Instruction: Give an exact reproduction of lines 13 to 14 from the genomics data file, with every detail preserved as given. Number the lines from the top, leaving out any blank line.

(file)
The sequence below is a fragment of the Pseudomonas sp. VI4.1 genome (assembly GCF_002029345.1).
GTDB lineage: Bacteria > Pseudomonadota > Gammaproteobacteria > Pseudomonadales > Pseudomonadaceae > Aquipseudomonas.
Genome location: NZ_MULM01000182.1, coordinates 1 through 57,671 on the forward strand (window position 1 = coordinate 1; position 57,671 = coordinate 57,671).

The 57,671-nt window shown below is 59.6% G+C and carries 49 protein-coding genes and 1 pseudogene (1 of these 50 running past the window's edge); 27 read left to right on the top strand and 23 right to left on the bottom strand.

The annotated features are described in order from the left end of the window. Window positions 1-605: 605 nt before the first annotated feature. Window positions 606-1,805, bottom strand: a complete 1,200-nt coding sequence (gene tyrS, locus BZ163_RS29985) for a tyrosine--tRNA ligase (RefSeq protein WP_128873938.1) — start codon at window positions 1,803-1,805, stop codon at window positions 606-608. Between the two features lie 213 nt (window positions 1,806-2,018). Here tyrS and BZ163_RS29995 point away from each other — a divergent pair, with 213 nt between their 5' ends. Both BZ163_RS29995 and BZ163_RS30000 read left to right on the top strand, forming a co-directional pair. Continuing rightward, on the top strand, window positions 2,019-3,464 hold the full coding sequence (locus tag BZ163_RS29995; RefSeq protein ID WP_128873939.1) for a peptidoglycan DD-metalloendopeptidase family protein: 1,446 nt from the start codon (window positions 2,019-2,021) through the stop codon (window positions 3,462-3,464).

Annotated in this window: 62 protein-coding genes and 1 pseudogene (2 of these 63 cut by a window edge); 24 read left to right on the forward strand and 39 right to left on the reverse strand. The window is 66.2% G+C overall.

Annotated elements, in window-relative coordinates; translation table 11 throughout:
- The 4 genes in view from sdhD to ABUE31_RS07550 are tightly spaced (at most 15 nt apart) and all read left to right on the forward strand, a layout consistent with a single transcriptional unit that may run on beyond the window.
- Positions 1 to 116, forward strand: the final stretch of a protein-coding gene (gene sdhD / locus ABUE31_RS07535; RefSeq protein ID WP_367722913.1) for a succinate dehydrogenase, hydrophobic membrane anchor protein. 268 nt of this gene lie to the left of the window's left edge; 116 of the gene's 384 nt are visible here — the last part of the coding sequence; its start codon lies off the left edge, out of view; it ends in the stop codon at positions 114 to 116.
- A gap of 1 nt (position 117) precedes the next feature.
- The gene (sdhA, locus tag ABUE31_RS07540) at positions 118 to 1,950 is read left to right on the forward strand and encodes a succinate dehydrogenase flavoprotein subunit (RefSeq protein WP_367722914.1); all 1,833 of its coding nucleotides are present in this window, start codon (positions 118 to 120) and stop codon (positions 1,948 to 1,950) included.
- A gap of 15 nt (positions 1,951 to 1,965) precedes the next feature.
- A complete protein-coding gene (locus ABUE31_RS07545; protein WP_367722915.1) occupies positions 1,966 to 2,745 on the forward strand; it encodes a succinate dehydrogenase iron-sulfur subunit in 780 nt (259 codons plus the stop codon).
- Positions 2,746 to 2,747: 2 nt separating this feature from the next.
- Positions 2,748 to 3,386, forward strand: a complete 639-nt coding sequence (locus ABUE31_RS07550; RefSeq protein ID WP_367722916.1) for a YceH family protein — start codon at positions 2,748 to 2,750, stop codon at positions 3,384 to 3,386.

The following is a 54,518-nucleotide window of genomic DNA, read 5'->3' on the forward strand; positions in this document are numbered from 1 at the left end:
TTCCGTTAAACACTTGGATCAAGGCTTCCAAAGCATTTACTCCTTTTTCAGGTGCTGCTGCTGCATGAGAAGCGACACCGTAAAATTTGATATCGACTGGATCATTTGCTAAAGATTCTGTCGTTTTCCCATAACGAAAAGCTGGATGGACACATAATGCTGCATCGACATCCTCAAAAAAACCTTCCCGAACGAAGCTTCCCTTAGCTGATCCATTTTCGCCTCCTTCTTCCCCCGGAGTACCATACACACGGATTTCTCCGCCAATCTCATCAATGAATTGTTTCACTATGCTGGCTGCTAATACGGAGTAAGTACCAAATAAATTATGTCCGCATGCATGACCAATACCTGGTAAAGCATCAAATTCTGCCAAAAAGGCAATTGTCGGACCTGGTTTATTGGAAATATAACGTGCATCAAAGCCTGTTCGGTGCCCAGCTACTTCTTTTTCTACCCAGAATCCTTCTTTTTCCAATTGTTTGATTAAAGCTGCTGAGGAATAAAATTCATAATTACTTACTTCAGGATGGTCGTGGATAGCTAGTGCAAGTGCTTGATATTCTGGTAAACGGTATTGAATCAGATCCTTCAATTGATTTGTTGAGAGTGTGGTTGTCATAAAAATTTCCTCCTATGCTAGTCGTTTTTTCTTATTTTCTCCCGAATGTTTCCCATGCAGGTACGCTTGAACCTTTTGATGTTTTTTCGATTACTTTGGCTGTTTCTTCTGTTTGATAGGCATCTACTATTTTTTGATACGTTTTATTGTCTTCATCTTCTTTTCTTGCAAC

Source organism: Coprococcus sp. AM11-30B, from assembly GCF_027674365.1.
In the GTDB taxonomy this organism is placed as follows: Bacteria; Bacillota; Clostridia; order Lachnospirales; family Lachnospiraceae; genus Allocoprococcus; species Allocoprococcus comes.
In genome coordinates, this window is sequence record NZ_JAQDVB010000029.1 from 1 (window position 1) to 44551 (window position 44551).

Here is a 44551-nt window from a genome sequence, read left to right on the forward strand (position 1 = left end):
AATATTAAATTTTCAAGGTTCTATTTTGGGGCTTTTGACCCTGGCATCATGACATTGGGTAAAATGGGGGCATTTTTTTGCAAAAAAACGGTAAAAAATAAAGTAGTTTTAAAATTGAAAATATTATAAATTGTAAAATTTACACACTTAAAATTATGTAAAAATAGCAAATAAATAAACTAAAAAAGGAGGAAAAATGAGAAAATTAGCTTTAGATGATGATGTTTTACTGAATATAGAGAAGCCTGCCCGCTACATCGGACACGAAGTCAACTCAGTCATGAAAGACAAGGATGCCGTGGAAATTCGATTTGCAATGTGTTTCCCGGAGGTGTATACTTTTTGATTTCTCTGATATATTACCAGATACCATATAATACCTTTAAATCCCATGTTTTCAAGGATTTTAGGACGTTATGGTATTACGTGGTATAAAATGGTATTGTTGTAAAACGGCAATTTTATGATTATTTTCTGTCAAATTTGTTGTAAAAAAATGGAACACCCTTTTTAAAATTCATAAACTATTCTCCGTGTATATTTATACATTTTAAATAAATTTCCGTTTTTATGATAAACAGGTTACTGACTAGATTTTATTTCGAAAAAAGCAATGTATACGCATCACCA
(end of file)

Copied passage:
- A complete protein-coding gene (locus ABUE31_RS07545; protein WP_367722915.1) occupies positions 1,966 to 2,745 on the forward strand; it encodes a succinate dehydrogenase iron-sulfur subunit in 780 nt (259 codons plus the stop codon).
- Positions 2,746 to 2,747: 2 nt separating this feature from the next.